Friday, April 16, 2010

One Step Closer

Discrimination. What is the first thing that pops into your head when you hear that word? For most of you, it is probably the injustices faced by African Americans and other minorities in the United States during the pre-civil rights era.

But we are forgetting one major group of individuals that still suffer those injustices: the gay community.

Just as minorities were not allowed to attend the same schools, drink from the same water fountain, ride the same bus, or walk on the same side of the street as their white counterparts, gays have been denied access to life, liberty, and their pursuit of happiness.

In today’s “modern” era, there are still numerous laws and bans restricting the freedoms of the gay community: whether it be serving in the military, adopting children, getting married, providing for their families, or providing the love and support to each other that many of us take for granted, gays are constantly being discriminated against.

Specifically, hospitals often bar visitors who are not related to an incapacitated patient by blood or marriage. The problem is, however, that society has barred gays from getting married. Therefore, when a gay person is stuck in the hospital, instead of helping them recover from their sickness, society denies them the kindness and caring of a loved one at their sides.

This is where true leadership is needed. Yesterday, President Obama signed an executive order forcing most hospitals in the country to grant the same visitation rights to gay and lesbian partners that they do to married heterosexual couples. “Hospitals should not be able to deny visitation privileges on the basis of sexual orientation or gender identity,” Obama said.

In a country that values its individual freedoms so highly, why not respect the patients’ choices about who may make critical health-care decisions for them? Why not allow them to spend time with their partners, just like a married couple gets to enjoy at their stay in a hospital?

Many conservatives criticize this sentiment, claiming it “undermines the definition of marriage.” But in reality, continuing a policy of discrimination undermines the definition of freedom and equality. It undermines the definition of being an American.

After all, it's not a gay right to hold someone's hand when they die. It’s a human right.

After Obama's executive order, America is one step closer at understanding this.

Sunday, April 11, 2010

Nuclear Security Summit: A Fresh Start

On Monday and Tuesday, President Obama will be leading one of the largest gatherings of world leaders in Washington history in the first summit to focus exclusively on the threat posed by the world's nuclear weapons.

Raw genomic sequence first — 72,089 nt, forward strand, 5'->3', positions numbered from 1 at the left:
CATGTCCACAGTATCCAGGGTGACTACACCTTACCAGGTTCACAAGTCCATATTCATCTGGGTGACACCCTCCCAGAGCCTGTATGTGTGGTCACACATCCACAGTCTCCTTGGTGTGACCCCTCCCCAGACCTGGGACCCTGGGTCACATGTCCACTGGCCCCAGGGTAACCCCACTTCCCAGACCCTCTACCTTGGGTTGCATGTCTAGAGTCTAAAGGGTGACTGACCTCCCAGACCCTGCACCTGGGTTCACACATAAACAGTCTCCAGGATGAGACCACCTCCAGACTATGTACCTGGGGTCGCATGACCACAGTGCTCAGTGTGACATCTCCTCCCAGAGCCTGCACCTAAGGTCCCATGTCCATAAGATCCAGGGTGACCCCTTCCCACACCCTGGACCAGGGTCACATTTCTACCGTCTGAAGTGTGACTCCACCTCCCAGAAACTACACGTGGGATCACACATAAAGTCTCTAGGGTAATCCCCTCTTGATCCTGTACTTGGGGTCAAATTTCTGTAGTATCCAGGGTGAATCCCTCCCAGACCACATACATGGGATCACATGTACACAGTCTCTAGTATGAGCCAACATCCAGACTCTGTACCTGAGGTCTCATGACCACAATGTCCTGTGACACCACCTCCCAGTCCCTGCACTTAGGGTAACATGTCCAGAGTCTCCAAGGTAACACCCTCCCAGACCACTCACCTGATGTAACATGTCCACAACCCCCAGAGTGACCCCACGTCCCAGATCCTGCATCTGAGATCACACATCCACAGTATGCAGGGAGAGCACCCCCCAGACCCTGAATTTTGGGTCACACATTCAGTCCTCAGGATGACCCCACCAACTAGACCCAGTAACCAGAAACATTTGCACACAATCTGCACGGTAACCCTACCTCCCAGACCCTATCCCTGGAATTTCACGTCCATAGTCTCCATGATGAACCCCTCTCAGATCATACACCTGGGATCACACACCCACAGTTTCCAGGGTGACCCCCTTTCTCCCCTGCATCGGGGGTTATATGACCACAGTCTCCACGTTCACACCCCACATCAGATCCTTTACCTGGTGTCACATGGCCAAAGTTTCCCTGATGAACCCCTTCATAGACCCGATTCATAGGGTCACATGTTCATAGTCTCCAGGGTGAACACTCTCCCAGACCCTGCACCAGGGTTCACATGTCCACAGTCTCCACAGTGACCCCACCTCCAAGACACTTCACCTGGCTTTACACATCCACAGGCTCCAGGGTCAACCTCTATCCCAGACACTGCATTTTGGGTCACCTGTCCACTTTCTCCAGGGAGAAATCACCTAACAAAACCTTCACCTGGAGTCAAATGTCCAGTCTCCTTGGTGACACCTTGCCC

The goal of the meeting will be to persuade the 46 foreign leaders to care as much as he does about nuclear disarmament, a promise Obama made during his presidential campaign.

This meeting goes beyond liberal and conservative, and instead, focuses on the ability of our president to set aside important national interests to achieve shared international ones. This is the only way to truly uphold the American values of peace and prosperity for all.

Obama has already made significant strides in making sure this Nuclear Security Summit is productive and efficient through his recent strategic arms-reduction treaty with Russia last week. The treaty not only strengthens the Non-Proliferation Treaty, but also shows the United State’s ability and desire to compromise for a long term stability and security.

The president has also introduced a new policy of seeking a unified international response to Iran's nuclear ambitions, including stronger United Nations sanctions. Some Republicans criticize the policy as too weak, but they fail to recognize the importance of negotiation. It is because the U.S. has been too strict with countries such as Iran that now, we have not only deteriorated our relations with their leaders, but also have placed ourselves in a tougher position to reach any goal. You have to compromise in order to get anything positive accomplished. Obama, unlike his predecessors, understands this.

While there is still much work needed to be done to secure nuclear weapons across the globe, President Obama has done a great job of improving our relations with foreign countries, thus making it easier to find common solutions .

This is just one of several concrete steps the president is taking to make good on his pledge to truly make America and the world safer by reducing the threat of nuclear weapons, proliferation and terrorism.

Friday, April 2, 2010

Signs of Recovery

After suffering from the worst economic recession in history, the economy is showing greater signs of recovery. Today, the Bureau of Labor Statistics released its March jobs report, showing that last month, over 160,000 new jobs were created--the biggest one-month jobs gain in the past three years.

Although the unemployment rate is still at a high of 10 percent, this is a great step forward. During the first three months of 2009, on average we were losing 753,000 jobs per month. Today, we learned that in the first quarter of 2010, our economy grew by an average of 54,000 jobs per month.

No one said that fixing the economy was going to be an easy task. After all, it took the last president 8 years to ruin it in the first place.

What this slight improvement in our economy shows us is that America is finally able to dig itself out of a deep hole and is beginning to see the light at the end of the dark tunnel.

This is in large part due to the Recovery Act passed by Obama during the first month of his presidency. It is because of this effort that we can say that today, the economy actually created thousands of new jobs instead of loosing thousands of jobs.

Yes it is still a work in progress. But it IS progress.

What did the recovery act do? I think it’s obvious.